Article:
HONOLULU, Hawaii (HawaiiNewsNow) - The state’s largest homeless service provider is taking steps to keep coronavirus out of its shelters.
Enhanced screening procedures started last week at the Institute for Human Services. Now, every new client must have their temperature taken and their travel history reviewed before being allowed in.
Terry Slander is homeless and new to IHS.
Before he could get a bed at the men’s facility on Sumner Street, a nurse checked to see if he was showing any symptoms of coronavirus, also known as COVID-19.
Looking at the thermometer she said, “98.5. Perfect,” and then asked some questions. “Any cough? You haven’t traveled anywhere in the past three weeks? Not to China or anywhere else?”
Slander responded by shaking his head, “No.”
“Right now we’re just trying to be proactive. Concern for actual spread is low,” said IHS Health Services Manager Elizabeth Glenn.
The new intake protocol is now in effect at all IHS facilities.
On top of that, nursing students are helping staff keep an eye on the health of current guests.
Connie Mitchell, the non-profit’s executive director, says IHS provides close to 400 people with a place to stay each night.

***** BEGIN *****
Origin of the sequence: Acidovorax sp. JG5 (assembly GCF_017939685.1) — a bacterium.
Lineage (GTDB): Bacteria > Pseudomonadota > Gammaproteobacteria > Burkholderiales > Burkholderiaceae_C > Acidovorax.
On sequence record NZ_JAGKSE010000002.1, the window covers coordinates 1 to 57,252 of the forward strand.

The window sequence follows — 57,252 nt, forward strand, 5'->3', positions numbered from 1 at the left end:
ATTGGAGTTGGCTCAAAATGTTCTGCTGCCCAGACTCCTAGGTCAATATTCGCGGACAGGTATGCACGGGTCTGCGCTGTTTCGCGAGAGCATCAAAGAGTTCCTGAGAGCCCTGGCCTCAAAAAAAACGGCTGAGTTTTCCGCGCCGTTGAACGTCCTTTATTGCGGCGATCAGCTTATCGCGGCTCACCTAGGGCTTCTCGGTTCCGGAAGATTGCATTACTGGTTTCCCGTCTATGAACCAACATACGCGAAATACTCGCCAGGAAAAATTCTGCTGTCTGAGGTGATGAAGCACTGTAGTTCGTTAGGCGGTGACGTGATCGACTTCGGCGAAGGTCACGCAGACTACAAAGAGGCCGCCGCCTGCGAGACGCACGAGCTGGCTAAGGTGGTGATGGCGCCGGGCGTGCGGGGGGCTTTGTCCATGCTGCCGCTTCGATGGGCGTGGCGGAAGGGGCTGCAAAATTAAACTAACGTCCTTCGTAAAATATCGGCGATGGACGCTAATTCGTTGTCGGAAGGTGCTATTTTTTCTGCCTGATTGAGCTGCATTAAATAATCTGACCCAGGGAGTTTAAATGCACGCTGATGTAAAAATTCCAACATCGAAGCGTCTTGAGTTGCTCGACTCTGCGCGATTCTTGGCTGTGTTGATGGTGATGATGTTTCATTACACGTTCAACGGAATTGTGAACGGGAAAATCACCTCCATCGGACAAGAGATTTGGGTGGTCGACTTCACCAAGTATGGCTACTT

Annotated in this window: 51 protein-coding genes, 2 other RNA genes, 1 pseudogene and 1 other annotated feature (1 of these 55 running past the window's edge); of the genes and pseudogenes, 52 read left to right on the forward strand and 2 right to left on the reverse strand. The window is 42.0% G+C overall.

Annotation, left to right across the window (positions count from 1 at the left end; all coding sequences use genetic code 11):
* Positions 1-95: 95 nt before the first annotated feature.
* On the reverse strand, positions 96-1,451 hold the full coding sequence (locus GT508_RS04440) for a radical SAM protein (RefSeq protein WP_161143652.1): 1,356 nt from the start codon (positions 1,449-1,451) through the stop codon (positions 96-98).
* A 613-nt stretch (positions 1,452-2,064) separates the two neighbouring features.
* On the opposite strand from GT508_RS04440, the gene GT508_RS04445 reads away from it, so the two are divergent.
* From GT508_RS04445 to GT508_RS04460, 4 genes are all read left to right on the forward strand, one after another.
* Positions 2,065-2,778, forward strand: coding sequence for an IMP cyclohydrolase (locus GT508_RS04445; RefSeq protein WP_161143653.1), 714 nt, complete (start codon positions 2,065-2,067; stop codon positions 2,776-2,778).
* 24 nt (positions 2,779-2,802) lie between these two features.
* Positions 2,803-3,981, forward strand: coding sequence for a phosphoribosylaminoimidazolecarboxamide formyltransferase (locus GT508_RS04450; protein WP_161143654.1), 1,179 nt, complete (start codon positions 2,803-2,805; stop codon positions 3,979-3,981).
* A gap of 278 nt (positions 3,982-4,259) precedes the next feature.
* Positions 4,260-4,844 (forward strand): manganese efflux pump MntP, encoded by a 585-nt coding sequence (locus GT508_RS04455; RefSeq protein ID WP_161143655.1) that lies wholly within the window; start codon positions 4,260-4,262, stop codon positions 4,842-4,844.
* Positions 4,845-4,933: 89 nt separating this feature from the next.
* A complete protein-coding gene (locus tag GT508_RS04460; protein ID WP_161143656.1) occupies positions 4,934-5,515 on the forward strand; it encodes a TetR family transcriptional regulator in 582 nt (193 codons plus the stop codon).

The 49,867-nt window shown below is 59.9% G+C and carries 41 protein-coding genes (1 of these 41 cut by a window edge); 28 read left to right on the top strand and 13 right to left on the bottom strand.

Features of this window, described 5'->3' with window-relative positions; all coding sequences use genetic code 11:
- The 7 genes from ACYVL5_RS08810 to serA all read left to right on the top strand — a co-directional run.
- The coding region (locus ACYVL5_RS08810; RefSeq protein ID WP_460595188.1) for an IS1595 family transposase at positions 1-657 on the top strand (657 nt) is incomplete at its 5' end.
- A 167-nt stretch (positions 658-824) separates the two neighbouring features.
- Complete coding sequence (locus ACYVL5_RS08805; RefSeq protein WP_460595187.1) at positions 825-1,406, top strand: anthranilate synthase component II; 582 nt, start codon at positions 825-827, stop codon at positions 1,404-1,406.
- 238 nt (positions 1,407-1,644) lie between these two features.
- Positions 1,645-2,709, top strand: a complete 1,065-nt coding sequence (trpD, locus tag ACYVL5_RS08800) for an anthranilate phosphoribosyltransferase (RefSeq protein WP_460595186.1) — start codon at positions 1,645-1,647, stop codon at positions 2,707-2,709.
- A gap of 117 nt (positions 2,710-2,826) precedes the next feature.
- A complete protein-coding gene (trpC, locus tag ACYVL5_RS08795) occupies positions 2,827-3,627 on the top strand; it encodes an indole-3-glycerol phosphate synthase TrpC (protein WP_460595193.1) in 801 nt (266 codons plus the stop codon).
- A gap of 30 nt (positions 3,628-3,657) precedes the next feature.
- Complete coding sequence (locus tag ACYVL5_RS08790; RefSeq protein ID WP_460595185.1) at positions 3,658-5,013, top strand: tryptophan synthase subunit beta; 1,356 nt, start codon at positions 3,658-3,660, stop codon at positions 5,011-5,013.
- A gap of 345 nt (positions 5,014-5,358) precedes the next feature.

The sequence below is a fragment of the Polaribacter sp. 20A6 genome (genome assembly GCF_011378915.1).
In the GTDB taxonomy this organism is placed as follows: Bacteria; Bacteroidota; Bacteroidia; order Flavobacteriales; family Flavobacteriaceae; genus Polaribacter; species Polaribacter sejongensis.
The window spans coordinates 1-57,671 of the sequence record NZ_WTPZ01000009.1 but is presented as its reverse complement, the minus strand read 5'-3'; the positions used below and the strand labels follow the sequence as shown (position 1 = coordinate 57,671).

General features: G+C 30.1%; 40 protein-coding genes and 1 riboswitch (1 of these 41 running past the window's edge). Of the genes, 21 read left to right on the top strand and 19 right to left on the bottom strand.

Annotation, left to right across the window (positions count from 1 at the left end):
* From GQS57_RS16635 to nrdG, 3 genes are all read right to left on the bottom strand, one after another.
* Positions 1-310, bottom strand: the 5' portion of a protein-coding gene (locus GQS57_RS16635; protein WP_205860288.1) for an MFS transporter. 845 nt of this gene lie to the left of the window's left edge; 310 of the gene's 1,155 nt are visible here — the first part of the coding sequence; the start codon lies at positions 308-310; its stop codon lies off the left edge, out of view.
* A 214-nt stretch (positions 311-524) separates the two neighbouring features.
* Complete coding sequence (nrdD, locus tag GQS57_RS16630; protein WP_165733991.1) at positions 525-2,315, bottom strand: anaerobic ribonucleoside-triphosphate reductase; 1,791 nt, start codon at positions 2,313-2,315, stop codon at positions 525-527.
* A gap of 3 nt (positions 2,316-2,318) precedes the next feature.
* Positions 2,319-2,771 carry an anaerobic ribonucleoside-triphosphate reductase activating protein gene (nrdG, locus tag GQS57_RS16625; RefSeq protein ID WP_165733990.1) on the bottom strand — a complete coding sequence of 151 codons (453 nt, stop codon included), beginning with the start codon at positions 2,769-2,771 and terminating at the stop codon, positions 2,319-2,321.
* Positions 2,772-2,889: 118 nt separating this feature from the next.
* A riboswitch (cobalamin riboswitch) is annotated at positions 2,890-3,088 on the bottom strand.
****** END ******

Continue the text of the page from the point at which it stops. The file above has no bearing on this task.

“Because we’re a congregated shelter they’re much more vulnerable for passing on a communicable disease,” she said.
Signs are plastered on walls and bulletin boards advising residents to wash their hands and avoid close contact with others.
But Mitchell says it’s not just folks in the shelters they’re concerned about.
“We’re also doing observation and surveillance among our outreached people,” said Mitchell. “Because we know people who are on the street generally have lower immunity and really need to be educated about what’s going on because they may not have access to information you would in a shelter.”
After giving Slander a once over, the nurse determined he was not at high risk for COVID-19.
Glenn says so far IHS hasn’t come across anyone who looks like they could have the coronavirus. But they are working on setting aside space just in case they do.
She said, “If we start seeing actual cases we want to definitely have an area of isolation because we don’t want people on the street when they’re sick.”